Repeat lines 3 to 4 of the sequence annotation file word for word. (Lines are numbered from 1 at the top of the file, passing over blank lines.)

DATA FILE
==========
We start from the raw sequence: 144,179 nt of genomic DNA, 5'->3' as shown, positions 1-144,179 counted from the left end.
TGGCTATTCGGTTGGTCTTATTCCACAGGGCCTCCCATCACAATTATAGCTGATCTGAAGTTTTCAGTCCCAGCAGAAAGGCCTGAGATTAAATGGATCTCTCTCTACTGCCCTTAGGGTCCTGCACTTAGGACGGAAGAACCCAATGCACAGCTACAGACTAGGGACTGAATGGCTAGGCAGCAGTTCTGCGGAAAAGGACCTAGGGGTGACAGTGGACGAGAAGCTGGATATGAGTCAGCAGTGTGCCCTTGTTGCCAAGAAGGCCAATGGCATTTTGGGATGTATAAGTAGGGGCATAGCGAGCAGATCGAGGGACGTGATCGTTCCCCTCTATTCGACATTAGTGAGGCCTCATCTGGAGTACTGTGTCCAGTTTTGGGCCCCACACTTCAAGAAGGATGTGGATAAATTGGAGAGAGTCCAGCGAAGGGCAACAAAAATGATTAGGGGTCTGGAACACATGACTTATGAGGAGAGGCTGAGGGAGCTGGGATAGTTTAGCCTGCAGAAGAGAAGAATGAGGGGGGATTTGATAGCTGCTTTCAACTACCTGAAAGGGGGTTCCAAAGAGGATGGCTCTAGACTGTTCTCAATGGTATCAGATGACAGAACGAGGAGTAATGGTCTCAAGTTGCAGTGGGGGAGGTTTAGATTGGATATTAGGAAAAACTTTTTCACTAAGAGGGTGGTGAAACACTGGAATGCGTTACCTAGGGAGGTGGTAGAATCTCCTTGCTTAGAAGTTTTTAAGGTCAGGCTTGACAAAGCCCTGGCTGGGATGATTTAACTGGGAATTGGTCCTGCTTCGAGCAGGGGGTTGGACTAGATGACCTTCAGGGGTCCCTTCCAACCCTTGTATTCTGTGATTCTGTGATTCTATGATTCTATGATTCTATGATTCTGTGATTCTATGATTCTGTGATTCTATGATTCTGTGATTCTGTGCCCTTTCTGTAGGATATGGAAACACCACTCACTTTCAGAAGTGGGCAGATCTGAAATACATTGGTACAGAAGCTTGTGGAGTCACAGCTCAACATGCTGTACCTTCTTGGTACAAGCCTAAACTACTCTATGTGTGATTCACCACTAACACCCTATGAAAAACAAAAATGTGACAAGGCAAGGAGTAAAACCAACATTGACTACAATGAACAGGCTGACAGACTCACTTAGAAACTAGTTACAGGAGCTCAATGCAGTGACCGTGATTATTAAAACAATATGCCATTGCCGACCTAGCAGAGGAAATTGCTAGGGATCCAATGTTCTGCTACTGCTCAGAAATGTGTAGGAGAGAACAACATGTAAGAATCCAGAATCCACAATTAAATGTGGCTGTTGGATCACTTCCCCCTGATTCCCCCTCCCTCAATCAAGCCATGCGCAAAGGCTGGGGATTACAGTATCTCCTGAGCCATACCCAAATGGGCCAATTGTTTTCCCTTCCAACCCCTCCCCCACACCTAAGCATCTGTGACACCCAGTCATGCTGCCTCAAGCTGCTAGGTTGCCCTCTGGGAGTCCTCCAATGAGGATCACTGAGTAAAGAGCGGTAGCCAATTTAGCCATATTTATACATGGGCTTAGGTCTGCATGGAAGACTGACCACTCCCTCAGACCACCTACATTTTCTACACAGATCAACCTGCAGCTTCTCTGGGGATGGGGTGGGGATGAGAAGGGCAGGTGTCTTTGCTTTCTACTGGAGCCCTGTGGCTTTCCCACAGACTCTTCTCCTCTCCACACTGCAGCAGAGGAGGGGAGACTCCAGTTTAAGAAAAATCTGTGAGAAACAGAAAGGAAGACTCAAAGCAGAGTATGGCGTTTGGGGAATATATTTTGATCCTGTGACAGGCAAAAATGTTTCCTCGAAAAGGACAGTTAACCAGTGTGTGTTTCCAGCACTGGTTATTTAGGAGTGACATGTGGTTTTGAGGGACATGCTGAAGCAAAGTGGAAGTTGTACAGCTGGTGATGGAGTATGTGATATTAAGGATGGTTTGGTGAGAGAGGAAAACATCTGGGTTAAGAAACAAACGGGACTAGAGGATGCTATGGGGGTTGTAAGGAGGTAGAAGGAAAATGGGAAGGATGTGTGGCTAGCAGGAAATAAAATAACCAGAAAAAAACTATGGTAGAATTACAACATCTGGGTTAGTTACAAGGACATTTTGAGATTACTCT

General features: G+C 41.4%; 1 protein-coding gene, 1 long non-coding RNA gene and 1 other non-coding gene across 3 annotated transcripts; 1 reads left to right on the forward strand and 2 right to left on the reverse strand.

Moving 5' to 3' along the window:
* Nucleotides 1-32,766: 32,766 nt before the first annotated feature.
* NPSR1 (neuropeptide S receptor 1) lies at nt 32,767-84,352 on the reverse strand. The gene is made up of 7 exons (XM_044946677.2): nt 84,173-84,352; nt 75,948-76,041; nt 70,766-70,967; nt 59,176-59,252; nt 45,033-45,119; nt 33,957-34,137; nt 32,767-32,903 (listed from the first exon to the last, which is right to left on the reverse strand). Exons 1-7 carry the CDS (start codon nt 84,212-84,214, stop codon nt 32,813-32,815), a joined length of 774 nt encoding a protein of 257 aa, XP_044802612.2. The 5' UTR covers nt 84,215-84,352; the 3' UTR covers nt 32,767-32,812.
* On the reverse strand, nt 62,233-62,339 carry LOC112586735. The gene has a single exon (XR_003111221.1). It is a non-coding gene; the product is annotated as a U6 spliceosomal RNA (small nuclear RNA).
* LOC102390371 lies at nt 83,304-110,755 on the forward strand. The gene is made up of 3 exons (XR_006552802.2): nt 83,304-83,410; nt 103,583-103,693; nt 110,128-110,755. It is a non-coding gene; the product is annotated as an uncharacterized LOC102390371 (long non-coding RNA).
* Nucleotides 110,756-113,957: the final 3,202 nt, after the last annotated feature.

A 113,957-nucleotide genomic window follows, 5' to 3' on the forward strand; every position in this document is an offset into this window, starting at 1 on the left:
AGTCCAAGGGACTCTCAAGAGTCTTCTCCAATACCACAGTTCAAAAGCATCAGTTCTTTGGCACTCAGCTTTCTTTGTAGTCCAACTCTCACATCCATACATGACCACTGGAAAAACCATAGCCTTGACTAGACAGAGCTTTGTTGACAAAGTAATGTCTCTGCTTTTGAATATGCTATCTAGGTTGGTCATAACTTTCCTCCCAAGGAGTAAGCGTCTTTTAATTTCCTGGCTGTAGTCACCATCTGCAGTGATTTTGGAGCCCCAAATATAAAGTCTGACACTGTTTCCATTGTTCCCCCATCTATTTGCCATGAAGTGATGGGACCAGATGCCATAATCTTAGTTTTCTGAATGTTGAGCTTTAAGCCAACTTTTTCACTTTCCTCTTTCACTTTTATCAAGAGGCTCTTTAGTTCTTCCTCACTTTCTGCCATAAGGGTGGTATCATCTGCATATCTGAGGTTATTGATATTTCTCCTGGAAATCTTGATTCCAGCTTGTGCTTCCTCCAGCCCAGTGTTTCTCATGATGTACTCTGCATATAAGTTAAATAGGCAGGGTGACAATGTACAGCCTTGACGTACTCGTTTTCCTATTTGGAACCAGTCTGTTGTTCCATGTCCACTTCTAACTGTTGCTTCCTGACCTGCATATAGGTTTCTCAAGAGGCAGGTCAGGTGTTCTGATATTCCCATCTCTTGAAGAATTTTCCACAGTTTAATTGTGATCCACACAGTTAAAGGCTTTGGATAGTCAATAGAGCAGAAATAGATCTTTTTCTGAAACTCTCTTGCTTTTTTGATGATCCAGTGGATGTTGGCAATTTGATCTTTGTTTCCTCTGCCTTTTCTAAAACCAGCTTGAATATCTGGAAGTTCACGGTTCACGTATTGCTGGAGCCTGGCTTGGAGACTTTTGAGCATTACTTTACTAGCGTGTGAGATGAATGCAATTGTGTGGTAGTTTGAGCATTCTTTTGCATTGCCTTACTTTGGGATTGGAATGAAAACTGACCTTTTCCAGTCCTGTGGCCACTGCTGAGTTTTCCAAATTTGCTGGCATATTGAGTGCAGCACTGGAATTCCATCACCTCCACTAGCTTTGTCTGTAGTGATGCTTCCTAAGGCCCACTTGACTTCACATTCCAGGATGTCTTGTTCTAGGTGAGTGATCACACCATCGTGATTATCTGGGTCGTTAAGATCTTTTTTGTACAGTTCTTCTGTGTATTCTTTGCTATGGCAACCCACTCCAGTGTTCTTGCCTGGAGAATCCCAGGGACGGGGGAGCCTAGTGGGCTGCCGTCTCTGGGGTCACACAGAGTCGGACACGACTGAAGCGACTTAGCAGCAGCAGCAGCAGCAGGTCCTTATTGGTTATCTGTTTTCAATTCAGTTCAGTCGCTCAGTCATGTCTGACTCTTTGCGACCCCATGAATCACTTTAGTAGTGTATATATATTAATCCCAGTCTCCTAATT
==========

General features: G+C 41.4%; 1 protein-coding gene, 1 long non-coding RNA gene and 1 other non-coding gene across 3 annotated transcripts; 1 reads left to right on the forward strand and 2 right to left on the reverse strand.

Moving 5' to 3' along the window: